Details of MPs who have registered dependants with IPSA and internal communications regarding the April 2017 rule change
IPSA holds the information that you have requested.
Names of MPs who have registered dependants
The information that we publish at the end of each financial year includes the accommodation budget each MP has and the reason for that budget (eg. ‘Standard budget for renting a property in the London area, plus an uplift to cover the cost of one dependant’). You will need to download the 'total spend' data. Once downloaded, the information you are looking for can be found at column U.
Information relating to the 2017-18 financial year will be published in autumn 2018. Section 22(1) of the FOIA states that information intended for future publication is exempt from release. We have considered whether the public interest in releasing the information outweighs the application of the exemption. It is our opinion that the public interest is best served by publishing a complete annual list rather than details on an ad hoc basis, as in this way a clear and complete set of information is published, avoiding any potential confusion. It is for this reason that the application of the exemption outweighs the public interest in disclosure at this stage.
Internal communications relating to the April 2017 rule change
During 2016, we conducted a comprehensive review of the Scheme of MPs' Business Costs and Expenses ('the Scheme'). This was the first consultation on the Scheme since the May 2015 General Election, and addressed IPSA’s strategic aim, which is to assure the public that MPs’ use of taxpayers’ money is well regulated and that MPs are resourced appropriately to carry out their parliamentary functions.
One of the issues reviewed was the support that IPSA provides to MPs' families, including their spouses, partners and dependants.
At the time of the review, MPs could register dependants with IPSA and then claim a rental accommodation budget uplift of £2,425 per year per dependant. This increased their budget so that they could find larger accommodation to enable family members to stay with the MP. The dependants had to be ‘routinely’ resident with the MP, but the Scheme did not specify exactly how often they must stay to be eligible.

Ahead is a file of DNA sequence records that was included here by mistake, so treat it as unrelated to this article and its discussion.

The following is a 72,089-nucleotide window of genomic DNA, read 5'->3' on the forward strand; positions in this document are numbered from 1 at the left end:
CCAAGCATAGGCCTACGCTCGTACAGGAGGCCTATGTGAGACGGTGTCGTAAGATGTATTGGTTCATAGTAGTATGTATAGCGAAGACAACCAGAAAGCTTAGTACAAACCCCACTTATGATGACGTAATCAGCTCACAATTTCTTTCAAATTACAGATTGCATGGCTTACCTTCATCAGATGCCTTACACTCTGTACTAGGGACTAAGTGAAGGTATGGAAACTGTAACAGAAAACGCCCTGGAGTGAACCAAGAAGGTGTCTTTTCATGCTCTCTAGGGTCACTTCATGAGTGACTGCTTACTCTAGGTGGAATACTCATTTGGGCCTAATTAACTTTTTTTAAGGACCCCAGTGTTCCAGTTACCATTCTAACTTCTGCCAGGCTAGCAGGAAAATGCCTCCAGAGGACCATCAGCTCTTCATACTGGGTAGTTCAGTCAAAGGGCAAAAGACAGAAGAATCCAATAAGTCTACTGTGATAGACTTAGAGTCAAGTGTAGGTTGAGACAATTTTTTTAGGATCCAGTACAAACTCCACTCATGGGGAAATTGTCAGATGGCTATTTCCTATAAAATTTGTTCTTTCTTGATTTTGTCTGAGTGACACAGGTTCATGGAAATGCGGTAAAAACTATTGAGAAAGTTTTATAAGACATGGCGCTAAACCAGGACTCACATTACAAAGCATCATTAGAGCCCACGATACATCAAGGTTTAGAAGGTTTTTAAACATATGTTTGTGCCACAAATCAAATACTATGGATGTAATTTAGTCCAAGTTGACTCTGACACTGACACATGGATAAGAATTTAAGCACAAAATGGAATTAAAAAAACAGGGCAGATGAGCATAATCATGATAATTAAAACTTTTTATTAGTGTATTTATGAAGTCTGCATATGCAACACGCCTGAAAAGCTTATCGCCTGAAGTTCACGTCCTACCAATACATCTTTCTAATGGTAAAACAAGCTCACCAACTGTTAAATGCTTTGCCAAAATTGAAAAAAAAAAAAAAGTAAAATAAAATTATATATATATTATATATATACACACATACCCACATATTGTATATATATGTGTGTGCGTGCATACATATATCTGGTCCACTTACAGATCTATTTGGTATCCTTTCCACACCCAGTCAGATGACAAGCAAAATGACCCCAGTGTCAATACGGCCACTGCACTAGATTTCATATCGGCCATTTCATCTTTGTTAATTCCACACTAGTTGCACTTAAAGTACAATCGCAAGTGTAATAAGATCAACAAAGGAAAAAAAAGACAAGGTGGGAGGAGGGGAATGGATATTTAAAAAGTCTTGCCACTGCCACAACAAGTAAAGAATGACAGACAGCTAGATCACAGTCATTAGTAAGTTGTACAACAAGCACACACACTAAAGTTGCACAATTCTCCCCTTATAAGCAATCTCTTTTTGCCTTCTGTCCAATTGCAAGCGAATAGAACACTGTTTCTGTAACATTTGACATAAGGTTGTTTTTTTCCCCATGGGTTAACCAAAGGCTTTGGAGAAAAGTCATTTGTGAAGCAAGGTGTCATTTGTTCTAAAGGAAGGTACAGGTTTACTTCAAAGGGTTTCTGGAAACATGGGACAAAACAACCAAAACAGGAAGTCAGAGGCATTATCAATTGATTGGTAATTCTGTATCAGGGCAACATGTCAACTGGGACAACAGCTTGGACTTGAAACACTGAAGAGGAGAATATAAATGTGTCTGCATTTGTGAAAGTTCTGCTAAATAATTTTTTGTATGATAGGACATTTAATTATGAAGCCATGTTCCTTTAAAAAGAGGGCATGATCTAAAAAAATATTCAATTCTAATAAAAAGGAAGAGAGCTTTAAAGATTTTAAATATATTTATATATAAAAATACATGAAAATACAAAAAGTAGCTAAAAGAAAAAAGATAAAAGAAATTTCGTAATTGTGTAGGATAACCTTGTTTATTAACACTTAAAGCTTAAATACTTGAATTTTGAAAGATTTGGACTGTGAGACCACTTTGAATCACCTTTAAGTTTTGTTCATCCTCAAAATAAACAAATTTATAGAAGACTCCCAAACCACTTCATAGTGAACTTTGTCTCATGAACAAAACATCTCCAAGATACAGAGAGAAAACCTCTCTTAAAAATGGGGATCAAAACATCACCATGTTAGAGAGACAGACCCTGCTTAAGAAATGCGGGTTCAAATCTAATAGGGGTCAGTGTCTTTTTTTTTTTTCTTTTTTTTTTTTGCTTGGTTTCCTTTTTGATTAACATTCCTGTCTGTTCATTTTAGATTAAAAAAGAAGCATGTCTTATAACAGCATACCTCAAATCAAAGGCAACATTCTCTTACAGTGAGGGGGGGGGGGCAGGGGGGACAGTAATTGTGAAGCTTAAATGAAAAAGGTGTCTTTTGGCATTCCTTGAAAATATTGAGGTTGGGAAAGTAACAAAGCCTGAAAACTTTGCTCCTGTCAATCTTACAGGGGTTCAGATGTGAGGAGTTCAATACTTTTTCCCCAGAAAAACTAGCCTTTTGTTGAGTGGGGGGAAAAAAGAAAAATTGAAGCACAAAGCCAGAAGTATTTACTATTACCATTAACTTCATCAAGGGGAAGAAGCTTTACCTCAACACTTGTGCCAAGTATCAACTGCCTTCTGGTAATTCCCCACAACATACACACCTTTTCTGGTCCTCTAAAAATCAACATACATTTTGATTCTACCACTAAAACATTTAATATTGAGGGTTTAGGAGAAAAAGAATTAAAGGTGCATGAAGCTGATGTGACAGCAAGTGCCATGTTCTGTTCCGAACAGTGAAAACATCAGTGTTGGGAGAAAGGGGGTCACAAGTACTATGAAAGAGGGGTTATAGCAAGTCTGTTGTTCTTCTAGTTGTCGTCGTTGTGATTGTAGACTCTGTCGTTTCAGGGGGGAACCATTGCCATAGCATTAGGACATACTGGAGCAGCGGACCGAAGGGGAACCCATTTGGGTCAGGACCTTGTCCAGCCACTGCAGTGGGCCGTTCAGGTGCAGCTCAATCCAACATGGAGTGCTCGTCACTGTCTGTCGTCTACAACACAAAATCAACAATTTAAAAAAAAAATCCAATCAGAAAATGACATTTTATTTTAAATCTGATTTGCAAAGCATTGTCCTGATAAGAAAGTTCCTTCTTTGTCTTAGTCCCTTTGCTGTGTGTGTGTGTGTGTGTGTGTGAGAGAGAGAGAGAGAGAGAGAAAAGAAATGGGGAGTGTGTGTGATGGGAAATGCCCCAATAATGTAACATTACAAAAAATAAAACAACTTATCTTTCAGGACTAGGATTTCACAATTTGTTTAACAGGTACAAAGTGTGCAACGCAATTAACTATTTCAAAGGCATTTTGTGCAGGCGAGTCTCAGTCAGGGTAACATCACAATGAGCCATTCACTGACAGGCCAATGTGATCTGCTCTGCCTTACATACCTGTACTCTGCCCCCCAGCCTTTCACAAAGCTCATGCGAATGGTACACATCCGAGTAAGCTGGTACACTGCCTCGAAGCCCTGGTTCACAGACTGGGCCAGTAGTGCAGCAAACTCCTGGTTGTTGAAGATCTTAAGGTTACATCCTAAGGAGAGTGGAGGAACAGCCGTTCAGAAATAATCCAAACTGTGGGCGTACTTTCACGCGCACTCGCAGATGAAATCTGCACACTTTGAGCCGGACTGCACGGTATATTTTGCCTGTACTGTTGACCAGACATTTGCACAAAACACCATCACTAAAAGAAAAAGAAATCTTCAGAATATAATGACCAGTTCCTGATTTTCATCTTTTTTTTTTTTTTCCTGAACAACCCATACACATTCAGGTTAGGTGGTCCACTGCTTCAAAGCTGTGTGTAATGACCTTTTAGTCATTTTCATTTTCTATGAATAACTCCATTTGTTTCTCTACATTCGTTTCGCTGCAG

In line with our desire to simplify the Scheme, we removed the requirement that MPs’ dependants must ‘routinely’ reside with them. This word was not defined, and it was difficult for us to regulate. Since the change, which came into effect in April 2017, it has been sufficient for an MP to register dependants for whom they need to provide accommodation to qualify for the uplift. Paragraphs 140 to 157 of our consultation report for the 2016 review address the issue of financial support to families.
We have conducted a search of our systems and located two emails, one letter and three Board papers and one internal note which made reference to the rule change. Links to these files can be found below. We have extracted the sections relevant to your request and have removed the name of junior staff members and third parties in accordance with section 40(2) of the FOIA. For reference, section 40(2) provides that personal information about third parties is exempt information if disclosure would breach the fair processing principle (Principle 1) of the DPA, where it would be unfair to those persons or is confidential. You can find out more information about personal data and FOI via guidance from the Information Commissioner’s Office (ICO) on their website: http://ico.org.uk.
Type: Board paper
Date: 22 September 2016
Type: Board paper
Date: 30 November 2016
Type: Board paper
Date: 1 January 2017
File name: Guide to changes to the Scheme
Type: Internal note
Date: 31 January 2017
File name: RE: Q&As
Date: 28 February 2017
File name: Routinely resident
Date: 13 October 2017
File name: Equality impact assessment of IPSA’s rules
Date: 15 December 2017
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- 13 August 2018
- MPs' ACCOMMODATIONIPSA - BOARD
- Exemptions Applied:
- Section 40